Definition of pasquinade
1 : a lampoon posted in a public place
2 : satirical writing : satire
pasquinade was our Word of the Day on 10/19/2007. Hear the podcast!
Theme music by Joshua Stamper ©2006 New Jerusalem Music/ASCAP
Examples of pasquinade in a Sentence
a pasquinade of Washington society that features thinly disguised portraits of several political power brokers
Did You Know?
In 1501, a marble statue from ancient times was unearthed in Rome and erected near that city's Piazza Navona. The statue depicted a male torso and was christened "Pasquino" by the Romans, perhaps after a local shopkeeper. It became a tradition to dress up the statue on St. Mark's Day, and in its honor, professors and students would write Latin verses that they would then post on it. Satires soon replaced these verses, and the Pasquino statue became a prime location for posting anonymous, bitingly critical lampoons. In the mid-17th century, these postings became known in English as "pasquinades" (from the Italian pasquinata). The term has since expanded in usage to refer to any kind of satirical writing.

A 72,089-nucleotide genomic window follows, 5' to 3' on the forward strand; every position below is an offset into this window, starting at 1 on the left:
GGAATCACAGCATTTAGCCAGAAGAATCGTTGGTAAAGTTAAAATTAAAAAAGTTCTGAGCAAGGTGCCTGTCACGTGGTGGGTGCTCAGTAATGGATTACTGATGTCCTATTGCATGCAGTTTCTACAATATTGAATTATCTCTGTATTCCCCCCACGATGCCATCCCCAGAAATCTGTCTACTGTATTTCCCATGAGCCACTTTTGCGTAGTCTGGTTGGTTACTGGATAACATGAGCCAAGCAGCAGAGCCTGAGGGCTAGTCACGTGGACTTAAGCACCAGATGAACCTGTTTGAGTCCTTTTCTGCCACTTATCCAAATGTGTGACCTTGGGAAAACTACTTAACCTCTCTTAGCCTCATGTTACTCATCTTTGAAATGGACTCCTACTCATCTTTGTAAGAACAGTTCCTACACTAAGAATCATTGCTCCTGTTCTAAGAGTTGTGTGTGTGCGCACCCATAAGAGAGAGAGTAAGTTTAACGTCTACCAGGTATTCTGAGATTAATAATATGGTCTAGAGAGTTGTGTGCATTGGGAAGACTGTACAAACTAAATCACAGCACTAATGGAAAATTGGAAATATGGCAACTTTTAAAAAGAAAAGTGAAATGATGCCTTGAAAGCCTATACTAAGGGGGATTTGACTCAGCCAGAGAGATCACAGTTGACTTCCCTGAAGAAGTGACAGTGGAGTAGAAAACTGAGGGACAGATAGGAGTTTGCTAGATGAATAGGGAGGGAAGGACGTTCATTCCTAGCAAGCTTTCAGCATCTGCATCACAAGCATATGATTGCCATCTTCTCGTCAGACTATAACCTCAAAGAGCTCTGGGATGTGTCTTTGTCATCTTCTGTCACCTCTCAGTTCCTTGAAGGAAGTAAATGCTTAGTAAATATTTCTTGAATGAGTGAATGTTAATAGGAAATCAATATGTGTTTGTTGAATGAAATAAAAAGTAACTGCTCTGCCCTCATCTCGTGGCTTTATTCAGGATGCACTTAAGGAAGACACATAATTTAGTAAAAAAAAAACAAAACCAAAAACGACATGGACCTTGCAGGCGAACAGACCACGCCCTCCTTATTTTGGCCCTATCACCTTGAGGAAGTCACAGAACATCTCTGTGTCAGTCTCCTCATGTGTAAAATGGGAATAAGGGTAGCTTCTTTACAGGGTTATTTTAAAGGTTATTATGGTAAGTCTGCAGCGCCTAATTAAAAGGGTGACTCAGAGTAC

Origin and Etymology of pasquinade
Middle French, from Italian pasquinata, from Pasquino, name given to a statue in Rome on which lampoons were posted
First Known Use: 1658See Words from the same year
Seen and Heard
What made you want to look up pasquinade? Please tell us where you read or heard it (including the quote, if possible).